Iceland's PM along with other women go on strike for equal pay and an end to violence

Prime Minister Katrin Jakobsdottir would stay home as part of the 'women's day off'

By AP

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Iceland's Prime Minister Katrin Jakobsdottir . — AP file
Iceland's Prime Minister Katrin Jakobsdottir . — AP file

Published: Tue 24 Oct 2023, 12:56 PM

Iceland’s prime minister and women across the volcanic island nation went on strike Tuesday to push for an end to unequal pay and gender-based violence.

Prime Minister Katrin Jakobsdottir said she would stay home as part of the “women's day off,” and expected other women in her Cabinet would do the same.


“We have not yet reached our goals of full gender equality and we are still tackling the gender-based wage gap, which is unacceptable in 2023,” she told news website mbl.is. “We are still tackling gender-based violence, which has been a priority for my government to tackle.”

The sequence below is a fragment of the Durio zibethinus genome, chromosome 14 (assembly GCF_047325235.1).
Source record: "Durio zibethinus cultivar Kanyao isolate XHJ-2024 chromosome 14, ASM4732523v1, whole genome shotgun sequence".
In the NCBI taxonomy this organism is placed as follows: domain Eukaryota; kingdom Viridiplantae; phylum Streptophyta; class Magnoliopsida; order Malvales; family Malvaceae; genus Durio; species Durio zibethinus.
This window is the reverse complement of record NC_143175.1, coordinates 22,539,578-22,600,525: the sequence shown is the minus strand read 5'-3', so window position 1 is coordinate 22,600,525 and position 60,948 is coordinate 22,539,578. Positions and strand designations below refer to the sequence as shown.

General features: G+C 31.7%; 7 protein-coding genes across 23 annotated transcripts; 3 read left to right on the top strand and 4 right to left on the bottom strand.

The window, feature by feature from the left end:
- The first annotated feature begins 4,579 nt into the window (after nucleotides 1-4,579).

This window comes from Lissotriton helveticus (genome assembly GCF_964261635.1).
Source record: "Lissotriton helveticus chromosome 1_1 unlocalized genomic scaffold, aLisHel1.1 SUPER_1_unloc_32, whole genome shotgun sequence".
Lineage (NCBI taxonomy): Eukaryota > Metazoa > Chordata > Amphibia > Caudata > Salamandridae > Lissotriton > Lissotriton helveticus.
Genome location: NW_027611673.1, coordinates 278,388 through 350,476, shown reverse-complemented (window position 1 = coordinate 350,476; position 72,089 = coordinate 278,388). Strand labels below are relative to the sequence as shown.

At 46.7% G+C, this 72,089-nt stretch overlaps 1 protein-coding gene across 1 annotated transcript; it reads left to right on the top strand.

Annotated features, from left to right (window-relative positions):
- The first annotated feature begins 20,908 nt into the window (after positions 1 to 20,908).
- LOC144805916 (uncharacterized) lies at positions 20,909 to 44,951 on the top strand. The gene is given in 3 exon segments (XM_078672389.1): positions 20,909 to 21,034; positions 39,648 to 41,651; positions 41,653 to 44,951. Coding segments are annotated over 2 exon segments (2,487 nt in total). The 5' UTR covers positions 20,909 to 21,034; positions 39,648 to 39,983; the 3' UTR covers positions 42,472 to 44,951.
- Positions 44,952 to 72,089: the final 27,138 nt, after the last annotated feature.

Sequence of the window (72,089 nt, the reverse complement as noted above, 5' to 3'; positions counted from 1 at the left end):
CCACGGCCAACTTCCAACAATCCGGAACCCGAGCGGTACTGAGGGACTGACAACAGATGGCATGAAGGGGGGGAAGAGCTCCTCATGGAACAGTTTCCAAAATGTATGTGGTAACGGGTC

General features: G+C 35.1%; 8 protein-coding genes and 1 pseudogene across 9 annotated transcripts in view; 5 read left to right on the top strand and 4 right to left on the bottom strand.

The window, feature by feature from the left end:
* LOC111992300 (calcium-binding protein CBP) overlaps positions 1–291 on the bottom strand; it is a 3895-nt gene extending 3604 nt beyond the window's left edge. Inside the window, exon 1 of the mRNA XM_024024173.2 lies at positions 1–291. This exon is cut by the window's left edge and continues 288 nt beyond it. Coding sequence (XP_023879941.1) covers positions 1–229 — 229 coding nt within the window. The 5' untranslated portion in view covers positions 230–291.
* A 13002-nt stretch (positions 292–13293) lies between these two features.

OrganiSrs called on women and nonbinary people to refuse both paid and unpaid work, including household chores, during the one-day strike.


Schools and the health system, which have female-dominated workforces, said they would be heavily affected by the walkout. National broadcaster RUV said it was reducing television and radio broadcasts for the day.

Tuesday’s walkout is being billed as biggest since Iceland’s first such event on Oct. 24, 1975, when 90% of women refused to work, clean or look after children, to voice anger at discrimination in the workplace. The following year Iceland passed a law guaranteeing equal rights irrespective of gender.

The original strike inspired similar protests in other countries including Poland, where women boycotted jobs and classes in 2016 to protest a proposed abortion ban.

Iceland, a rugged island of some 340,000 people just below the Arctic Circle, has been ranked as the world’s most gender-equal country 14 years in a row by the World Economic Forum, which measures pay, education health care and other factors. No country has achieved full equality, an there remains a gender pay gap in Iceland.



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